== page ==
Tuesday, August 19, 2008

One-Hit Wonder Week: "Steal My Sunshine" by Len


Back in 1975, a Nashville-born woman named Andrea True with a background in what Casey Kasem called "blue movies" went to Jamaica to make a commercial promoting the real estate industry on the island. While she was there, she felt like making a record, and a record producer she knew named Gregg Diamond gave her a song to cut. Andrea True (that was apparently her real name) wrote lyrics for it, and the result was a song called "More, More, More."

Andrea, who was already 32 at the time, had never recorded before, but "More, More, More" became a huge hit, under the band name the Andrea True Connection. The song went all the way to Number Four in the spring of 1976, a peppy disco hit distinguished by its poor singing and late piano break - not even a middle eight, just a little vamp Diamond threw in at the end.

Fast-forward about twenty years, to a brother and sister act from Toronto calling itself Len and heavily influenced by, of all people, Human League. Although their first two EPs were more punky, Marc and Sharon "Shar" Costanzo added three new quasi-members to the band for their first LP, 1999's You Can't Stop the Bum Rush, for more of a hip-hop sound. (By that point, Marc had also done a brief stint as the guitarist in Sum 41.) For "Steal My Sunshine," Marc Costanzo raspily rap-sung over the Andrea True sample, trading verses with his sweet-voiced sister Sharon. They didn't realize how buoyant it sounded, though, nearly leaving it off the LP: "Two days before the album went out," Marc said later, "we were like, 'Ah, let's put that one on.'"

Good thing they did. Even before the record was officially released, director Doug Liman, making his sophomore follow-up to Swingers, decided to use the song in his film Go, a Katie Holmes starrer that came out in the spring of 1999. Although that couldn't have hurt the song's popularity, I don't know how much it helped, either, because "Steal My Sunshine" didn't crash the Top Forty until September.

It would eventually go to Number Nine in the U.S., peaking just before the end of the century. In Len's native Canada, of course, it went to Number One.

And that was it for Len. They almost released a follow-up album in 2002, called We Be Who We Be, going so far as to send out advance copies and get written up in Rolling Stone, but the record was never actually released, for reasons that remain obscure to me. Finally, in 2005, Len's second full-length LP, a new record called The Diary of the Madmen, came out only in Canada (featuring a song called "We Be Who We Be"). Apparently there have been some drug problems. Although Len is still officially a going concern, Marc Costanzo is now a senior creative consultant at EMI Music Publishing Canada, no doubt looking for the next Glass Tiger.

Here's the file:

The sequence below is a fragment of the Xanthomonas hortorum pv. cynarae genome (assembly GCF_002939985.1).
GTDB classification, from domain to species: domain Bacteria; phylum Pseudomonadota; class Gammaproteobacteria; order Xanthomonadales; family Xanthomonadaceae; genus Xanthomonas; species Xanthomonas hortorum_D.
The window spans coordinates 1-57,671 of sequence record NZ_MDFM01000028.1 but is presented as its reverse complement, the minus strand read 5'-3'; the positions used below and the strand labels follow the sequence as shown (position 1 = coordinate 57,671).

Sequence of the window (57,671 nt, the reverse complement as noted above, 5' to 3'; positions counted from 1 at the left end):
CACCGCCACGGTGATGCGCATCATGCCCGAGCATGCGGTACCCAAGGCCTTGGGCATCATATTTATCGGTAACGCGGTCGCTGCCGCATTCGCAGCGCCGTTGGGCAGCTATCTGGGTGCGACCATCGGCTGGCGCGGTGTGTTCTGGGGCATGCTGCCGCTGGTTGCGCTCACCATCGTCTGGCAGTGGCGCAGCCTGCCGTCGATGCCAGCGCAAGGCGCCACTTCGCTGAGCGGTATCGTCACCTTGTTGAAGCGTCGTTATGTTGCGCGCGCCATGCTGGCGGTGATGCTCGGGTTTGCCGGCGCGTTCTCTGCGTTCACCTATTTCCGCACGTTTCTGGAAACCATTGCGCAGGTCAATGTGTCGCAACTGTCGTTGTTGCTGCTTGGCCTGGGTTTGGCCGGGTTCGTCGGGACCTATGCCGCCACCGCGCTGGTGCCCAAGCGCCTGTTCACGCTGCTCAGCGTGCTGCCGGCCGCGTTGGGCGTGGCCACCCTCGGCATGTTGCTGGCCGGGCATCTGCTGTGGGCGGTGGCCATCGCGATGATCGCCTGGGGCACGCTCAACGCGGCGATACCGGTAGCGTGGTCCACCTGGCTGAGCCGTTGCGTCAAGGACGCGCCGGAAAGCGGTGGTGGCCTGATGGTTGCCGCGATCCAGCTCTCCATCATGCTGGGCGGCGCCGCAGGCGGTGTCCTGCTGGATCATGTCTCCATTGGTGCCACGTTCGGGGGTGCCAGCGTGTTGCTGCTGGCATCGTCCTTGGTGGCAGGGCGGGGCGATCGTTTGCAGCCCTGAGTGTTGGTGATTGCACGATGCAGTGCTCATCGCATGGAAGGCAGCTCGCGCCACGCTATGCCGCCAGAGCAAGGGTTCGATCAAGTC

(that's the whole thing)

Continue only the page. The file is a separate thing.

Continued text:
"Some people think we suck, some people think we're a mistake, and that's OK," Sharon said in 1999. "We get to travel, we get to play in front of lots of people, it's great. I might wind up broke and selling vacuum cleaners in the end, but at least I'll get some frequent flyer miles out of this." Shar Costanzo turns 40 next month.

It's funny how much more information I was able to find out about "Telstar," which is 46 years old, than I was about this song recorded ten years ago. Still, it's terrific. I can't embed it, but you can see it here.

6 comments:

Gavin said...

I interviewed those crazy kids (in the July 1999 issue of Details). I spoke with Marc and Sharon separately; Sharon initially tried to be diplomatic about Marc, but when she found out he had told me about the time she came crawling down the hallway with no shoes when she first got drunk at age 14, she started telling stories about him too.

Inspirational wisdom from Sharon: "Marc is Mr. Music Man--I just shake my rack."

The article's subhed identifies them as "the brother/sister team behind the Go soundtrack tune 'Steal My Sunshine,'" so it looks like that placement helped.

The album was an eclectic hodgepodge. For one track, they wanted a heavy-metal guitar solo from somebody famous like Eddie Van Halen, but didn't know how to track someone like him down. The receptionist at the studio said, "Well, I'm friendly with C.C. DeVille." So later that day, the Poison guitarist came in and laid down a solo for them. When they tried to discuss payment with him, he demurred, saying "That's a freebie from C.C."'

That story got cut from the article for space, but I still say "That's a freebie from C.C." with disturbing frequency.

T. Nawrocki said...

Thanks for the insight. If that Details piece had been online, this would have been a much better item.

Gavin said...

I don't even have a copy of it on my hard disk anymore--I had to drag an issue out of the closet.

This was a great, entertaining item, by the way--lots of stuff here I never knew.

T. Nawrocki said...

Thanks! Tell your friends!

Marshall said...

This is how we have to find out that we're not Gavin's friends?

T. Nawrocki said...

Yeah, Gavin was not the right person to address that comment to, since I know he brought Scraps into the OPC fold, and maybe a few others as well.

What I really meant was "Tell your friends who are in a position to pay me good money for writing about crap like this!"